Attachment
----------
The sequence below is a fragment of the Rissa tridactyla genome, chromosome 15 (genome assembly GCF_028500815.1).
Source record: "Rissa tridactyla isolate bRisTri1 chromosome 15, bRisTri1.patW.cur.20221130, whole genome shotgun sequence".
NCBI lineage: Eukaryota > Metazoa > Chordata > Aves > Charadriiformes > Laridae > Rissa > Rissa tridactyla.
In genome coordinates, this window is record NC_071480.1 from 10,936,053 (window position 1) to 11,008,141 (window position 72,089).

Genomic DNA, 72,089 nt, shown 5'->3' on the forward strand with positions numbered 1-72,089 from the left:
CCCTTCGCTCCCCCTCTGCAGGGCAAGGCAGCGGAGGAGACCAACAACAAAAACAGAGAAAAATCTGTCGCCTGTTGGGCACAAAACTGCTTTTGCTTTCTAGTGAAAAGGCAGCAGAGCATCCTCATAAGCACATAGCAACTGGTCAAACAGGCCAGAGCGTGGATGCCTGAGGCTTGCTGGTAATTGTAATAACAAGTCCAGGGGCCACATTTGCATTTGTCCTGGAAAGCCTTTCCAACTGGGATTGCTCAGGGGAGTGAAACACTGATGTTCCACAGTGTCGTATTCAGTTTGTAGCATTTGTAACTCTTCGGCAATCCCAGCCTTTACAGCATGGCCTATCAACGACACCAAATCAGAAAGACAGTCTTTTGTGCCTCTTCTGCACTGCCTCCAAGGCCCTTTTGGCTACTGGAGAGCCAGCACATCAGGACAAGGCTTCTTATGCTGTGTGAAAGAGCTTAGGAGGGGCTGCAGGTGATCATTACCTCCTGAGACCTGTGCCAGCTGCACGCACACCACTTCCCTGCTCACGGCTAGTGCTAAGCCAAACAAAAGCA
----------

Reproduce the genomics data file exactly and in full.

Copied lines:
The sequence below is a fragment of the Rissa tridactyla genome, chromosome 15 (genome assembly GCF_028500815.1).
Source record: "Rissa tridactyla isolate bRisTri1 chromosome 15, bRisTri1.patW.cur.20221130, whole genome shotgun sequence".
NCBI lineage: Eukaryota > Metazoa > Chordata > Aves > Charadriiformes > Laridae > Rissa > Rissa tridactyla.
In genome coordinates, this window is record NC_071480.1 from 10,936,053 (window position 1) to 11,008,141 (window position 72,089).

Genomic DNA, 72,089 nt, shown 5'->3' on the forward strand with positions numbered 1-72,089 from the left:
CCCTTCGCTCCCCCTCTGCAGGGCAAGGCAGCGGAGGAGACCAACAACAAAAACAGAGAAAAATCTGTCGCCTGTTGGGCACAAAACTGCTTTTGCTTTCTAGTGAAAAGGCAGCAGAGCATCCTCATAAGCACATAGCAACTGGTCAAACAGGCCAGAGCGTGGATGCCTGAGGCTTGCTGGTAATTGTAATAACAAGTCCAGGGGCCACATTTGCATTTGTCCTGGAAAGCCTTTCCAACTGGGATTGCTCAGGGGAGTGAAACACTGATGTTCCACAGTGTCGTATTCAGTTTGTAGCATTTGTAACTCTTCGGCAATCCCAGCCTTTACAGCATGGCCTATCAACGACACCAAATCAGAAAGACAGTCTTTTGTGCCTCTTCTGCACTGCCTCCAAGGCCCTTTTGGCTACTGGAGAGCCAGCACATCAGGACAAGGCTTCTTATGCTGTGTGAAAGAGCTTAGGAGGGGCTGCAGGTGATCATTACCTCCTGAGACCTGTGCCAGCTGCACGCACACCACTTCCCTGCTCACGGCTAGTGCTAAGCCAAACAAAAGCA